9 June, 2020 9 June, 2020

Shark Skin Will Blow Your Mind

Legs spread almost a meter wide. Each knee pressing down on a pectoral fin. Lactic acid building in my forearms from applying the downward pressure necessary to handle the 3+ m six-gill shark between my legs safely. Six-gills or as they are more commonly referred to ‘cow shark’s’ vertebra don’t calcify making them tricky to work with as this allows them to contort to the point they could bite the base of their tail (precaudal pit) or me. But that’s what happens when you handle sharks’ – teeth are always gonna present a hazard. 

What you might not be thinking about is that shark skin eating away at my inner thighs. Ladies and gentlemen, I introduce you to ‘shark rash’ a very real and painful eventuality of being a shark researcher.

Shark skin, characterized by its grey colour and rough tactile texture, is truly an exceptional piece of evolution. In fact, it is still widely debated amongst the scientific community as to what came first, a shark’s teeth, or its skin as the two are homologous in their structural makeup.

Unbeknownst to most, shark skin is made of a matrix of tiny, hard structures called dermal denticles or placoid scales. They have the same structure as all teeth with an outer layer of enamel, dentine, and a central pulp cavity, making tagging them (even the small buggers) a tall ask.

All of the spines of these denticles point backward, towards the tail, giving shark skin that sandpaper-like feel. Unlike fish scales that grow as the fish does, these denticles never get bigger, they simply become more numerous to accommodate for growth. Throwing it back to a time when peasants were being beheaded for eyeballing the king’s misses, knights used shark skin on the handle of their swords as it made for one helluva grip when going into battle.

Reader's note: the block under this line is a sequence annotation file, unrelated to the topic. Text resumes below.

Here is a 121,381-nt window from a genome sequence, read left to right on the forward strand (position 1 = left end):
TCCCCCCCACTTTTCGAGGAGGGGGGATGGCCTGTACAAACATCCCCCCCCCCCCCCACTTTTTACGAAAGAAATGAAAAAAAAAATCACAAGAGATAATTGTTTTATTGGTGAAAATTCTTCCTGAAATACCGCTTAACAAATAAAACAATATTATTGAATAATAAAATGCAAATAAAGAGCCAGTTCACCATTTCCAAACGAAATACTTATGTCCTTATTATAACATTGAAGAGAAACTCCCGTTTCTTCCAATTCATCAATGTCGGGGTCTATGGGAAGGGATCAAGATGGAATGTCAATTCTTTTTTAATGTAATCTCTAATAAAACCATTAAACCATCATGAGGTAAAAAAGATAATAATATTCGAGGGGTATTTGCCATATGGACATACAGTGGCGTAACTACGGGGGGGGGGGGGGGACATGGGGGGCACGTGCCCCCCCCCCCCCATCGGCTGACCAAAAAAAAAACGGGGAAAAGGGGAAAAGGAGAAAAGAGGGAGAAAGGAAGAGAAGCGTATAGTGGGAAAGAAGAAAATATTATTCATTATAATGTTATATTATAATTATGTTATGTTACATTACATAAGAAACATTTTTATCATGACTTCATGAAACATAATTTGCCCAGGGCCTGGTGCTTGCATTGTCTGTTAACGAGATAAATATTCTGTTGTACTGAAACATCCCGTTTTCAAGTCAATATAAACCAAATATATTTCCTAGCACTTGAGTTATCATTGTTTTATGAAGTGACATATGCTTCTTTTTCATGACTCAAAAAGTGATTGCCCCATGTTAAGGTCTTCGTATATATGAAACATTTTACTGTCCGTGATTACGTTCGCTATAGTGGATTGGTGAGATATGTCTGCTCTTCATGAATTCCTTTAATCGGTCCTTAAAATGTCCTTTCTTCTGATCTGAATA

Examples of dermal denticles from three different shark species


With a history spanning more than 400 million years, sharks can teach us a lot about speed and efficiency in the water. Researchers are trying to make artificial shark skin that would prevent the accumulation of algae and barnacles in the water — and even prevent bacterial growth when applied to hospital surfaces, a form of biomimicry.

But back to shark rash, the bitch of being in the field. Its terrestrial equivalent would be a laka roastie with the addition of urea being applied on the wound. Before you run away with this one, let me reel you in. I’m not saying that sharks take the piss when you handle them but rather that they produce urea, which is excreted through their tissue in order to keep them from turning into bokkoms in the salty seawater.

In 2017 I met a man whose livelihood rested on his ability to catch sharks for rich tourists so they could get that classic ‘big fish’ photo. Whilst on charter, with a bunch of Russian housewives on a getaway from their husbands who could probably hammer a nail into concrete with their fist, Hans lost more than his patience. After landing a sizey thresher shark, Hans received a PK from hell across the back of the calf from the thresher’s iconic whip-like tail which it uses to stun its prey. The result, Hans required a skin graft as the urea that contaminated his shark rash went full-on gangrenous.

The point of this column? Well a sharks a shark, they’re up early, biting things and chasing stuff reminding everyone that they’re a freakin shark so we might as well get to know them, not fear them and perhaps foster a better attitude toward protecting them.

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